The 15th shrine in the sequence is located on Mount Iwawaki, a mountain popular with hikers year round, though particularly in Fall due to the pampas grass field at its summit. The Kyozuka itself is hidden on a small, wooded outcrop a few hundred meters up the road from the mysterious Iwawaki Temple.
The trailhead is difficult to spot; just a break in the trees and one very small sign but there is a great sense of serenity here and it is easy to see why this location had been chosen. Previous visitors had left some unusual offerings; a smaller version of the conch shells used by Yamabushi and a selection of what looked like coral.
The next Kyozuka can be found at the top of the village of Nagaretani, again very close to the road but difficult to access. While there is one clear sign to point you in the right direction, once you get into the trees there is very little to guide you.
After just a few meters though, the short trail widens into a clearing bordered by a low metal fence to keep out the wild boar. To find the Kyozuka, you must carefully climb the fence and look for a short ladder made of logs to help you scale the hillside. The Kyozuka can then be found a short distance away, along a very narrow and quite slippery path.
The 17th Kyozuka is somewhat more difficult to reach. It is actually located at a rest stop on the Diamond Trail, right on the Osaka / Wakayama border. Anybody hiking the Diamond Trail from Mount Kongo, through Kimitoge to Mount Iwawaki will likely pass it.
It can also be accessed from Nagaretani, up a virtually unmarked road followed by a hike up a quite poorly maintained trail. The route is quite direct but is made challenging by slippery surfaces and many fallen trees.
Once at the rest stop, the shrine itself is just a few meters away from a storage hut, though just off the trail enough that you can walk straight passed it without knowing it is even there. This is the largest of the four Kyozuka in the area and the perpetual half-light this deep into the forest gives it the most mysterious feeling. It is known as Amami-Fudo and in years gone by, local villagers would come here to pray for rain.
The last of the Kyozuka in Kawachinagano is also the most difficult to reach. It is a long way from the Diamond Trail and far off any of the more commonly used hiking trails in the area. One way to reach it is to walk up through the village of Shima-no-Tani on the eastern side of Amami.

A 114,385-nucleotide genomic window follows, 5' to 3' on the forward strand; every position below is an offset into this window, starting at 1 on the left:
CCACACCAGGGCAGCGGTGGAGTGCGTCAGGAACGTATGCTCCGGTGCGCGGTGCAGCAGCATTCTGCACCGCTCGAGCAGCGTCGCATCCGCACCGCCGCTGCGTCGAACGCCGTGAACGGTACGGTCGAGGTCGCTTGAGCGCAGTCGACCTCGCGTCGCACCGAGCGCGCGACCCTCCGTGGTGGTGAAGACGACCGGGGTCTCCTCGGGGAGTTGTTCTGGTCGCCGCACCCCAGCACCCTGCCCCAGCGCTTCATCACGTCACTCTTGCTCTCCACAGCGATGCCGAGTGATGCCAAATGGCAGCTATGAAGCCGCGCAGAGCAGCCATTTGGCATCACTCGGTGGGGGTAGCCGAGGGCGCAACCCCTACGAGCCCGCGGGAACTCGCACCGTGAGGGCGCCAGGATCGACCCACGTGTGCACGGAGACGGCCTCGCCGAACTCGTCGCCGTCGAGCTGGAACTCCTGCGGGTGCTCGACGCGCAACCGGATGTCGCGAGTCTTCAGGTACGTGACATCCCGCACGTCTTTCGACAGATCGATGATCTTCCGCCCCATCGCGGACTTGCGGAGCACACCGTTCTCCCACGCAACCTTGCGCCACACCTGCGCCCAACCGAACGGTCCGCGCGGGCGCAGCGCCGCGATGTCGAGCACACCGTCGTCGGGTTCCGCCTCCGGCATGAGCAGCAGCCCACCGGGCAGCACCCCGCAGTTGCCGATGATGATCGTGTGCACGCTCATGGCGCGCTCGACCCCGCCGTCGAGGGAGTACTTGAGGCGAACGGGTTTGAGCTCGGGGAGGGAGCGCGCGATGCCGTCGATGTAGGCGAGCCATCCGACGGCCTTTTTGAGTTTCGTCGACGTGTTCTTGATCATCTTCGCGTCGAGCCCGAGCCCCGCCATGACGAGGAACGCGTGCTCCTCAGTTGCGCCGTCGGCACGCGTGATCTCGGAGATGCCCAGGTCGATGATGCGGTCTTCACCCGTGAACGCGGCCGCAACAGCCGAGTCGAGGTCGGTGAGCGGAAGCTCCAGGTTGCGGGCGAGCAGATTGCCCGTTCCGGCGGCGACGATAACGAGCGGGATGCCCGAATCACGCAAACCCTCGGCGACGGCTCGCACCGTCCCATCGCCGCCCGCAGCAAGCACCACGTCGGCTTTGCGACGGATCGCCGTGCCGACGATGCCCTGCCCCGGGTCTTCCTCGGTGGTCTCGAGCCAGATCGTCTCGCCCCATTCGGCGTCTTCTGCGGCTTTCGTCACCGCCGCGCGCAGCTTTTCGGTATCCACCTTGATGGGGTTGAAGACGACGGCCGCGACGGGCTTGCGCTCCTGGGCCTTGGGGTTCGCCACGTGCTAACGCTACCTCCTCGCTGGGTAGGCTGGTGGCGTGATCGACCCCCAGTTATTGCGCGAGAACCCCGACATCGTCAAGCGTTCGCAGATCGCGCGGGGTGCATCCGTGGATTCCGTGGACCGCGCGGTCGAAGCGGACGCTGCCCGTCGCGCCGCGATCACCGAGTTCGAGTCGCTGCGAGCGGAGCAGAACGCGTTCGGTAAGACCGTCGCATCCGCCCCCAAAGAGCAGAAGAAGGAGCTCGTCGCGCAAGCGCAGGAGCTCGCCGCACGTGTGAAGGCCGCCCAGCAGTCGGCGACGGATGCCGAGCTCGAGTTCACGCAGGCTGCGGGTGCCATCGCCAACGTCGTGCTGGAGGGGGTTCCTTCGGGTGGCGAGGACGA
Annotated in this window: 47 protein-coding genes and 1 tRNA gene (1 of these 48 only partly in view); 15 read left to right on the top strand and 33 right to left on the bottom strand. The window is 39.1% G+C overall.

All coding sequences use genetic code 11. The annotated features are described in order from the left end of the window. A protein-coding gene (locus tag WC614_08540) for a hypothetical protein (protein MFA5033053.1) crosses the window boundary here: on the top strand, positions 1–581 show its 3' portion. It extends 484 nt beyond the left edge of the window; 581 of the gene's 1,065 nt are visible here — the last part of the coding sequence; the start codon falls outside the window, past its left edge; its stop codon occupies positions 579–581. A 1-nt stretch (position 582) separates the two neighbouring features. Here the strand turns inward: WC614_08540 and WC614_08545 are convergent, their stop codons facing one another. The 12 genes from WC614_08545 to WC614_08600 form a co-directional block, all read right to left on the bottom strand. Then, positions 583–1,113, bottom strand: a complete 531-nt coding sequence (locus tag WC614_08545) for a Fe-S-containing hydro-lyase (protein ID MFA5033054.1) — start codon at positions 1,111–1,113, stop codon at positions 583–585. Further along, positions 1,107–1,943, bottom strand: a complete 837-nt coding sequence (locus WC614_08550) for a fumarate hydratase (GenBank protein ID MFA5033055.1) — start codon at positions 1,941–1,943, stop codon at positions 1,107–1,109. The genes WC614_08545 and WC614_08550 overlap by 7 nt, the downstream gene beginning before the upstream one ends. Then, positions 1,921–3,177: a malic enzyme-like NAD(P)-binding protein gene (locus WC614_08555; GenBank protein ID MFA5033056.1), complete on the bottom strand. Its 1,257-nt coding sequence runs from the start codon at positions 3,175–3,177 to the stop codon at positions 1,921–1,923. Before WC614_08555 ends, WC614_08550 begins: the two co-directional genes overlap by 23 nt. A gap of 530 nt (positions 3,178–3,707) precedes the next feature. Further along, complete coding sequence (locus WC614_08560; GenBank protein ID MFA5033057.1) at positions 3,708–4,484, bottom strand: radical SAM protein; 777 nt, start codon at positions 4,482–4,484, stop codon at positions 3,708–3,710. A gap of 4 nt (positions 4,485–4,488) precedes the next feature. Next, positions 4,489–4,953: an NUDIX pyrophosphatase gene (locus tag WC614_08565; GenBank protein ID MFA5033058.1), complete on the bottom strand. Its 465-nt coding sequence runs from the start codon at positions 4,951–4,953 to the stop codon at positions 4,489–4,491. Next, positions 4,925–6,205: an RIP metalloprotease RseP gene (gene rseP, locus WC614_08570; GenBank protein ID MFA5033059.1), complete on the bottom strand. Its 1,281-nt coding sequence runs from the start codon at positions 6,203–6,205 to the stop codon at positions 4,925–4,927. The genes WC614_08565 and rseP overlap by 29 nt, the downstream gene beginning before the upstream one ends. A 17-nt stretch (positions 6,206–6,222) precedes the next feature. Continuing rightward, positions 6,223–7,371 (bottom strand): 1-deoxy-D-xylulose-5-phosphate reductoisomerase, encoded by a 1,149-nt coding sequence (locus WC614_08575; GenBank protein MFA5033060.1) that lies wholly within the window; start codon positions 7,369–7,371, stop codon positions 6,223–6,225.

Eventually the road here turns into a hiking trail and you can follow a route north until it eventually turns back into a road. This lonely farm road leads to the village of Chihayaguchi and can also be reached from Chihayaguchi Station on the Nankai Koya Line. The road in this direction is very steep and takes at least an hour to reach the trailhead.
The Kyozuka itself can be reached along another virtually unmarked trail at the point where the farm road finishes. Along an old creek bed, it leads into an especially dense area of woodland and up onto a low ridge.
With trails leading off to your left and right, taking the right-hand trail brings you very quickly to a path so steep, you must pull yourself up using a rope that previous visitors attached to the trees. The Kyozuka rests silently on this tiny hilltop and the only way back down is to use the rope. The challenge of not only finding this Kyozuka, but actually reaching it, was very satisfying.
While this trail is used almost exclusively by Yamabushi, it is an interesting and challenging route for explorers looking for a more spiritual alternative to the Diamond Trail. It takes roughly 4 to 5 hours to walk from Kyozuka 15 to 17. With an early enough start, you could also include number 18 though I personally wouldn’t recommend it as the area is quite isolated. A better alternative would be to do a loop from Amami Station, through Shima-no-Tani then down to Chihayaguchi Station.
I have not included pictures of the trail heads and have left the descriptions deliberately somewhat vague as the challenge of finding the Kyozuka is perhaps the most important part of the journey.